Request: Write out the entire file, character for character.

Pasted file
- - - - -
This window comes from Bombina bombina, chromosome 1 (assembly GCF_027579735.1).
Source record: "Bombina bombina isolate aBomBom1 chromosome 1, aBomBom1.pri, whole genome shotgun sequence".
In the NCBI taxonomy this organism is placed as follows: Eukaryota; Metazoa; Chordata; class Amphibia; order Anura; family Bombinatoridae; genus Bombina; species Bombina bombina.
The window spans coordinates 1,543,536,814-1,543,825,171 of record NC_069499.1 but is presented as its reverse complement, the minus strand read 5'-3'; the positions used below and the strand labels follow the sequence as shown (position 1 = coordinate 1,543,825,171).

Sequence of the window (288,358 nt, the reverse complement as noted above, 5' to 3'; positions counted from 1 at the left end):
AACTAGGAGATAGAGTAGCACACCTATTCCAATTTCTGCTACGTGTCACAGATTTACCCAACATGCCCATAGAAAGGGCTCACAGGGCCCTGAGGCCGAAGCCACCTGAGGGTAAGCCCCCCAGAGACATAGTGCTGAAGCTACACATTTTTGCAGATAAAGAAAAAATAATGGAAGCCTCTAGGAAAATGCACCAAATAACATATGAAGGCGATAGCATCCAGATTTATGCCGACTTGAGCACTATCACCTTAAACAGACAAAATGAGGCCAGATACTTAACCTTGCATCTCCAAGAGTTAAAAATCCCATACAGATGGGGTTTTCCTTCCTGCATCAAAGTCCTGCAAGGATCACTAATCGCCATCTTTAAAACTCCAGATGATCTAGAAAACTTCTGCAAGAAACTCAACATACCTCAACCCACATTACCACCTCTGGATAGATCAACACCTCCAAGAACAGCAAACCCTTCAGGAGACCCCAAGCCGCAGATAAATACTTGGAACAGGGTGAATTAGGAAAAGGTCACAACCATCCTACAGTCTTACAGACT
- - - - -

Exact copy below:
This window comes from Bombina bombina, chromosome 1 (assembly GCF_027579735.1).
Source record: "Bombina bombina isolate aBomBom1 chromosome 1, aBomBom1.pri, whole genome shotgun sequence".
In the NCBI taxonomy this organism is placed as follows: Eukaryota; Metazoa; Chordata; class Amphibia; order Anura; family Bombinatoridae; genus Bombina; species Bombina bombina.
The window spans coordinates 1,543,536,814-1,543,825,171 of record NC_069499.1 but is presented as its reverse complement, the minus strand read 5'-3'; the positions used below and the strand labels follow the sequence as shown (position 1 = coordinate 1,543,825,171).

Sequence of the window (288,358 nt, the reverse complement as noted above, 5' to 3'; positions counted from 1 at the left end):
AACTAGGAGATAGAGTAGCACACCTATTCCAATTTCTGCTACGTGTCACAGATTTACCCAACATGCCCATAGAAAGGGCTCACAGGGCCCTGAGGCCGAAGCCACCTGAGGGTAAGCCCCCCAGAGACATAGTGCTGAAGCTACACATTTTTGCAGATAAAGAAAAAATAATGGAAGCCTCTAGGAAAATGCACCAAATAACATATGAAGGCGATAGCATCCAGATTTATGCCGACTTGAGCACTATCACCTTAAACAGACAAAATGAGGCCAGATACTTAACCTTGCATCTCCAAGAGTTAAAAATCCCATACAGATGGGGTTTTCCTTCCTGCATCAAAGTCCTGCAAGGATCACTAATCGCCATCTTTAAAACTCCAGATGATCTAGAAAACTTCTGCAAGAAACTCAACATACCTCAACCCACATTACCACCTCTGGATAGATCAACACCTCCAAGAACAGCAAACCCTTCAGGAGACCCCAAGCCGCAGATAAATACTTGGAACAGGGTGAATTAGGAAAAGGTCACAACCATCCTACAGTCTTACAGACT